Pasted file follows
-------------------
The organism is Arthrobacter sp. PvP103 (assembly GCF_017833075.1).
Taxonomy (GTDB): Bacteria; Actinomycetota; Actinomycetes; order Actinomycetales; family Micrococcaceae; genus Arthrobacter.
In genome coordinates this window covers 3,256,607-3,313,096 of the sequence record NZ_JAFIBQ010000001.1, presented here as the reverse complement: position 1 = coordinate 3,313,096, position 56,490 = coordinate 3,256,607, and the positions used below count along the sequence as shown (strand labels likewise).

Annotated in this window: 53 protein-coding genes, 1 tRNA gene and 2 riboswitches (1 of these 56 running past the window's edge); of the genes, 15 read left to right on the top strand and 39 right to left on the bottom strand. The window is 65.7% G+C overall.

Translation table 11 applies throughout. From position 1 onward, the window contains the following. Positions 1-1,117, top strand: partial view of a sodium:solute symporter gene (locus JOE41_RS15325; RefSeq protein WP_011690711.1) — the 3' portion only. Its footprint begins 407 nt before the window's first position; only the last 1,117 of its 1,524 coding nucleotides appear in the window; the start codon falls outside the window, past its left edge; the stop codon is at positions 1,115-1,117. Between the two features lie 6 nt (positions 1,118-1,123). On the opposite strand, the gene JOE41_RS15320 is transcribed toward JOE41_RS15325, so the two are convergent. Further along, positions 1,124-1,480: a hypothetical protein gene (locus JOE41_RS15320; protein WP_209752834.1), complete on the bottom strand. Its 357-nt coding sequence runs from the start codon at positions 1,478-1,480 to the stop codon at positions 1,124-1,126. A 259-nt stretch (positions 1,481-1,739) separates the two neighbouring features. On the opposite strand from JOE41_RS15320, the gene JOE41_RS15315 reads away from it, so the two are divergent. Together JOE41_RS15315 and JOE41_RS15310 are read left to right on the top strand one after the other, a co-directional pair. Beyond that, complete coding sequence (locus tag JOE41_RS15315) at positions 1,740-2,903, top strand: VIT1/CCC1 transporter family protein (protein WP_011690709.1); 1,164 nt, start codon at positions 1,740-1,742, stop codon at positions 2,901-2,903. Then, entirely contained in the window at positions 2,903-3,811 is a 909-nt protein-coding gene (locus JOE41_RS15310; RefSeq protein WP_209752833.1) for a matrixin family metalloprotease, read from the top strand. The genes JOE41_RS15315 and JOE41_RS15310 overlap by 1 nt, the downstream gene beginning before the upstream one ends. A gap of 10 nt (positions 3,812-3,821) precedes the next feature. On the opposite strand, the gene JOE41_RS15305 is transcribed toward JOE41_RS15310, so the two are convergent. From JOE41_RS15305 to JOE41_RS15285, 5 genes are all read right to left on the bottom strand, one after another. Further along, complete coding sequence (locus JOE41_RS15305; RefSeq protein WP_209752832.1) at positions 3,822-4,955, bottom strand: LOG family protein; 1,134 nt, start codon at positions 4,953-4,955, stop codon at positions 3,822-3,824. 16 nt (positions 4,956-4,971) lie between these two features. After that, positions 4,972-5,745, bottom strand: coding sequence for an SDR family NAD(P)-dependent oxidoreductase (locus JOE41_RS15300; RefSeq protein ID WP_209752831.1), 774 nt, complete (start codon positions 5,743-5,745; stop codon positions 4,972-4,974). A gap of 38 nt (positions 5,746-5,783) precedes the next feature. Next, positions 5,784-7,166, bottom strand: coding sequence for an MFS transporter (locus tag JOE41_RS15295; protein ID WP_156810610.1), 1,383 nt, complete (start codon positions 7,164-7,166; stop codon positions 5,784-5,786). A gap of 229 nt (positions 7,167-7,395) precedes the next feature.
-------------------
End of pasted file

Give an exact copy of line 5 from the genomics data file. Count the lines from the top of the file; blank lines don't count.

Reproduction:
Translation table 11 applies throughout. From position 1 onward, the window contains the following. Positions 1-1,117, top strand: partial view of a sodium:solute symporter gene (locus JOE41_RS15325; RefSeq protein WP_011690711.1) — the 3' portion only. Its footprint begins 407 nt before the window's first position; only the last 1,117 of its 1,524 coding nucleotides appear in the window; the start codon falls outside the window, past its left edge; the stop codon is at positions 1,115-1,117. Between the two features lie 6 nt (positions 1,118-1,123). On the opposite strand, the gene JOE41_RS15320 is transcribed toward JOE41_RS15325, so the two are convergent. Further along, positions 1,124-1,480: a hypothetical protein gene (locus JOE41_RS15320; protein WP_209752834.1), complete on the bottom strand. Its 357-nt coding sequence runs from the start codon at positions 1,478-1,480 to the stop codon at positions 1,124-1,126. A 259-nt stretch (positions 1,481-1,739) separates the two neighbouring features. On the opposite strand from JOE41_RS15320, the gene JOE41_RS15315 reads away from it, so the two are divergent. Together JOE41_RS15315 and JOE41_RS15310 are read left to right on the top strand one after the other, a co-directional pair. Beyond that, complete coding sequence (locus tag JOE41_RS15315) at positions 1,740-2,903, top strand: VIT1/CCC1 transporter family protein (protein WP_011690709.1); 1,164 nt, start codon at positions 1,740-1,742, stop codon at positions 2,901-2,903. Then, entirely contained in the window at positions 2,903-3,811 is a 909-nt protein-coding gene (locus JOE41_RS15310; RefSeq protein WP_209752833.1) for a matrixin family metalloprotease, read from the top strand. The genes JOE41_RS15315 and JOE41_RS15310 overlap by 1 nt, the downstream gene beginning before the upstream one ends. A gap of 10 nt (positions 3,812-3,821) precedes the next feature. On the opposite strand, the gene JOE41_RS15305 is transcribed toward JOE41_RS15310, so the two are convergent. From JOE41_RS15305 to JOE41_RS15285, 5 genes are all read right to left on the bottom strand, one after another. Further along, complete coding sequence (locus JOE41_RS15305; RefSeq protein WP_209752832.1) at positions 3,822-4,955, bottom strand: LOG family protein; 1,134 nt, start codon at positions 4,953-4,955, stop codon at positions 3,822-3,824. 16 nt (positions 4,956-4,971) lie between these two features. After that, positions 4,972-5,745, bottom strand: coding sequence for an SDR family NAD(P)-dependent oxidoreductase (locus JOE41_RS15300; RefSeq protein ID WP_209752831.1), 774 nt, complete (start codon positions 5,743-5,745; stop codon positions 4,972-4,974). A gap of 38 nt (positions 5,746-5,783) precedes the next feature. Next, positions 5,784-7,166, bottom strand: coding sequence for an MFS transporter (locus tag JOE41_RS15295; protein ID WP_156810610.1), 1,383 nt, complete (start codon positions 7,164-7,166; stop codon positions 5,784-5,786). A gap of 229 nt (positions 7,167-7,395) precedes the next feature.